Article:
The flemish beerdrinker suggests that fear of losing jobs to India is over 300 years old, as evidenced by this early French reaction to trade with India. Lawrence James’ Raj: A History of British India says
The prospects of Indian trade never captured the imaginations of French investors in the same way as their British counterparts. […] Moreover, in some quarters there was hostility to trade with India: the peasantry feared an influx of Indian food, and textile manufacturers protested against imports of cheap Indian fabrics. On one occasion Indian cloth was publicly burned, an early example of what would become a traditional French reaction to foreign competition. [from One-Sided Wonder]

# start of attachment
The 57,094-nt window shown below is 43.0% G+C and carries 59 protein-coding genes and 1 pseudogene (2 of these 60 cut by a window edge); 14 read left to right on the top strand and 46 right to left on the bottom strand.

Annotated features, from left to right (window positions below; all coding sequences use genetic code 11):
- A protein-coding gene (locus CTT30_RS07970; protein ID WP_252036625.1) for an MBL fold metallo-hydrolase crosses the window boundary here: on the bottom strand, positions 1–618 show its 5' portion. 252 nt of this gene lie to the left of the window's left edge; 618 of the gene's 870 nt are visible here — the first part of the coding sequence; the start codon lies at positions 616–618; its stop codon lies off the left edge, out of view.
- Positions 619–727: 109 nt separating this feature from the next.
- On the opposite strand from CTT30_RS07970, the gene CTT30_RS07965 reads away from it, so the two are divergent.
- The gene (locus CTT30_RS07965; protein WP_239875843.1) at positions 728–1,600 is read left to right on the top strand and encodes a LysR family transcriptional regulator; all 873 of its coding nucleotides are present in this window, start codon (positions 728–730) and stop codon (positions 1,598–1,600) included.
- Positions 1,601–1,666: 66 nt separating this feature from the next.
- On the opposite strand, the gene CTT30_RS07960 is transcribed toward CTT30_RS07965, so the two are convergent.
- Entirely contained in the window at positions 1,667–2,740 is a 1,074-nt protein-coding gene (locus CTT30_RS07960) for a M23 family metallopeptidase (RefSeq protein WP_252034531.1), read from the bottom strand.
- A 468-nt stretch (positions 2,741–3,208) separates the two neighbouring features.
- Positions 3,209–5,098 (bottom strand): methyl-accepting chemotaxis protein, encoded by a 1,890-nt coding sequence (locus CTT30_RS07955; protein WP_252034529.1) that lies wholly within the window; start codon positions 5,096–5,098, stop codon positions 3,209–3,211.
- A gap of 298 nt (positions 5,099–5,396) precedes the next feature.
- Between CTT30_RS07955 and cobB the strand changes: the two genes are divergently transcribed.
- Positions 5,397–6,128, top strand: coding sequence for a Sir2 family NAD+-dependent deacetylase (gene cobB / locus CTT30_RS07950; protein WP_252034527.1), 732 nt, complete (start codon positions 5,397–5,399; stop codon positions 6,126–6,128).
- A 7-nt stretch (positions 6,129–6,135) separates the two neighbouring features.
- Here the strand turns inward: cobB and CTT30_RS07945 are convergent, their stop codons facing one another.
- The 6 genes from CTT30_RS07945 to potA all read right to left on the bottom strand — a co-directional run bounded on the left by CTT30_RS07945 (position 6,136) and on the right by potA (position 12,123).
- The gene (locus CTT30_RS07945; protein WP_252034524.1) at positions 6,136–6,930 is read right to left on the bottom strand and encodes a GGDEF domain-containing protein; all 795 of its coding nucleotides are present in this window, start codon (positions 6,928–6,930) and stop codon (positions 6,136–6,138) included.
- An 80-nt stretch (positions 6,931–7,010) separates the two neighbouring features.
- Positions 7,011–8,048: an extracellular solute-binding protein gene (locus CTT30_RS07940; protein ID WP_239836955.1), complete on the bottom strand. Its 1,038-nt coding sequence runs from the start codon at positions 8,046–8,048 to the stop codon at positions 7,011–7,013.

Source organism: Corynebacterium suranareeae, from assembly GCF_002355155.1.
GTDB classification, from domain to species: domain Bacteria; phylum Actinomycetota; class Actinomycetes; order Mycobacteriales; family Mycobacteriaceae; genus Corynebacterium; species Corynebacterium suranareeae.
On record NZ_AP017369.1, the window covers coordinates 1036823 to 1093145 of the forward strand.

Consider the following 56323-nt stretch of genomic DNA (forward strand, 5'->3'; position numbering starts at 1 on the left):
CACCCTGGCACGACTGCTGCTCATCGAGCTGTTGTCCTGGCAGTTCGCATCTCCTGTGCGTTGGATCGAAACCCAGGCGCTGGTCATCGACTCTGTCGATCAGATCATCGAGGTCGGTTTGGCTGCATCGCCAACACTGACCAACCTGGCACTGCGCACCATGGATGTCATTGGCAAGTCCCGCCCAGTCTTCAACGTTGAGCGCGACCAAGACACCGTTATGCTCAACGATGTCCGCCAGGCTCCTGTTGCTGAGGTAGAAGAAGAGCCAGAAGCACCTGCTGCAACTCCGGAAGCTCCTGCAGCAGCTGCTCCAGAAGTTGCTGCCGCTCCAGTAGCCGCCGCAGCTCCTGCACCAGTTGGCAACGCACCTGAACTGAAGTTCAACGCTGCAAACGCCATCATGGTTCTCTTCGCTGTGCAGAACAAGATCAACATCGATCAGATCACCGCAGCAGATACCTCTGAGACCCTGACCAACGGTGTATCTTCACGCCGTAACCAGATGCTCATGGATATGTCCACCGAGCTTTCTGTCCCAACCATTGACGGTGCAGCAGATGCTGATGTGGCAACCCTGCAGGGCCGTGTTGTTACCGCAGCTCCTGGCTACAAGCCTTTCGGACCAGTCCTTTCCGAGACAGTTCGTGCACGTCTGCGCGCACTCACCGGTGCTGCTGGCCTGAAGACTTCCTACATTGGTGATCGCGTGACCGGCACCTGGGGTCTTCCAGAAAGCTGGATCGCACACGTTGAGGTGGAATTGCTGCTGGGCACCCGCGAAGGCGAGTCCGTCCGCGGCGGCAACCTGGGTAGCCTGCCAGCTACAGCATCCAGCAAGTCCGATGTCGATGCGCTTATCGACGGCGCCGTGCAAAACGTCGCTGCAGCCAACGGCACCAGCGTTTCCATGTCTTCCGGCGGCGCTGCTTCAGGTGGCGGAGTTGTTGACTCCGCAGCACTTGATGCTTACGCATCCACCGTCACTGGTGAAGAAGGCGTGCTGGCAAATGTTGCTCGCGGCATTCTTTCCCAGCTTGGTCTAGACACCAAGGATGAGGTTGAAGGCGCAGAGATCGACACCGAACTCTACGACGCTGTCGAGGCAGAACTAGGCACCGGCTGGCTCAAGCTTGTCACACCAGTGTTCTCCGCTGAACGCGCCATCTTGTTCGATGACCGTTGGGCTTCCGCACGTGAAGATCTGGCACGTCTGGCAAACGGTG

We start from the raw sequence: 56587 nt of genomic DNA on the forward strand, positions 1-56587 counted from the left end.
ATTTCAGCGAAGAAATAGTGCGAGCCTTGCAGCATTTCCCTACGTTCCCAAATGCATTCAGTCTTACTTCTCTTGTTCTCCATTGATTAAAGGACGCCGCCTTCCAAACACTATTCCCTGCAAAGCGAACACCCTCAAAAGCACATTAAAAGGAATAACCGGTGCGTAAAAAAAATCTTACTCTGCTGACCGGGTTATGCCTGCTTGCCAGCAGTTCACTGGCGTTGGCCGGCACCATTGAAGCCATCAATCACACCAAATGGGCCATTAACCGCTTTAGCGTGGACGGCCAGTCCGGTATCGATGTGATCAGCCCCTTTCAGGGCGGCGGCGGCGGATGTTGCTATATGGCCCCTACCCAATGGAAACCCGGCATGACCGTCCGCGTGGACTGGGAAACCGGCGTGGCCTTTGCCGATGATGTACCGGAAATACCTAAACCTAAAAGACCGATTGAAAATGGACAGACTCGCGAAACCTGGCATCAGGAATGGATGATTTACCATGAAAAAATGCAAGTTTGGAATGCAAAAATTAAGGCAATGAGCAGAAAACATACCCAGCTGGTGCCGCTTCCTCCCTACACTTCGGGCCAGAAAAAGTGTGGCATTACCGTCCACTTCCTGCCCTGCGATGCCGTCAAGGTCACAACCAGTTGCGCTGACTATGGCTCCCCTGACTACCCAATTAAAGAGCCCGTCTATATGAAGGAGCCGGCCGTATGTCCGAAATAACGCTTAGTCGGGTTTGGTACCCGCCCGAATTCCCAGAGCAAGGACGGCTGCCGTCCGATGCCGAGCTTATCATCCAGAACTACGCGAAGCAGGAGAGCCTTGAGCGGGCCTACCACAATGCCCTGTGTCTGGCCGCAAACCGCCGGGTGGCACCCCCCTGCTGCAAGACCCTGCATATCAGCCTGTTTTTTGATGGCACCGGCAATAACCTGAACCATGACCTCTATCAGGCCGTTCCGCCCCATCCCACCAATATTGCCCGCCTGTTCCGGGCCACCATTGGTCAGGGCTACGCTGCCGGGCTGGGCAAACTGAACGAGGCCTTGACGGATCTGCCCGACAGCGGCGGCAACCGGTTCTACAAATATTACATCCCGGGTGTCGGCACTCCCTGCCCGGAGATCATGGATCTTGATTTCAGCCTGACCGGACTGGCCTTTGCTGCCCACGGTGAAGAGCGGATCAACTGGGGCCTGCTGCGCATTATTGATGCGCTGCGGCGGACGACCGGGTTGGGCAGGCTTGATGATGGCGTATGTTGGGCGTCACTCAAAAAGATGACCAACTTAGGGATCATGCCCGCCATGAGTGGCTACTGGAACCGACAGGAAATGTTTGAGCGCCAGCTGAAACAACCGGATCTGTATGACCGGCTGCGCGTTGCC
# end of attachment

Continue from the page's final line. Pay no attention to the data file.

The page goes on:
But the British were not blameless themselves – they ensured that the factories which made finished products remained in Britain, while procuring low cost raw materials from India. The finished products were then sold in colonial markets, the biggest one being in India. Hence, the Indian National Congress’ call for swadeshi and Gandhi’s focus on home spun khadi during the struggle for India’s independence – reactive protectionism or self-reliance, whatever you want to call it.